This May, Jane’s Walk MKE will celebrate its fifth year of exploring Milwaukee. With almost 90 walks, bikes and paddles under its belt, this Milwaukee Turners program is organizing its anniversary year with a bold, sharp purpose: to see the city in 20/20. Organizers are envisioning an even more purposeful month of seeing the city through two lenses: one of vision, another of revision. Beginning next month, individuals and organizations will have the chance to sign-up to lead walks, bikes, paddles and wheelchair rolls throughout the city to show participants their vision and revisions of the city. Explorations and community-building events will all focus on seeing and celebrating the successes of the city as well as considering what needs to be revised, changed, disrupted.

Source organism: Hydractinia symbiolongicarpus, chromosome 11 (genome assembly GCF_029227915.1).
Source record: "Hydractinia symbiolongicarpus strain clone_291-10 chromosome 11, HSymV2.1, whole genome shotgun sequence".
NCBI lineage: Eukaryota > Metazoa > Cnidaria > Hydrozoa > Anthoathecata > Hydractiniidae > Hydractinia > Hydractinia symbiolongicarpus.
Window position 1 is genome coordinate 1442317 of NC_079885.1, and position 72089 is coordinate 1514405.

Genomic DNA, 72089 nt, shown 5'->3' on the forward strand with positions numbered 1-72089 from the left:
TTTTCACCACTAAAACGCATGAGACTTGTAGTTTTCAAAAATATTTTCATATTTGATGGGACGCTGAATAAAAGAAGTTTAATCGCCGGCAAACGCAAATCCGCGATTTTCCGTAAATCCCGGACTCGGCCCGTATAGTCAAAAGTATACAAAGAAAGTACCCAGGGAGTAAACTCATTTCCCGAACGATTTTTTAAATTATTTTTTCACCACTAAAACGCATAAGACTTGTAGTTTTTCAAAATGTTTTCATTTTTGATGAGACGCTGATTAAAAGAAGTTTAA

Milwaukeeans will join Jane’s Walks around the world to embody the legacy of urban activist Jane Jacobs with free, resident-led neighborhood explorations. In over 20 countries and 400 cities, people will see the places they live from new perspectives, see, if you will, through the celebrating and critical eyes of Jane Jacobs, who, for half a century, changed the way people approached the important task of city-building, believing it was not just urban planners that should do this, but every day residents like herself. “Cities,” she insisted, “have the capability of providing something for everybody, only because, and only when, they are created by everybody.”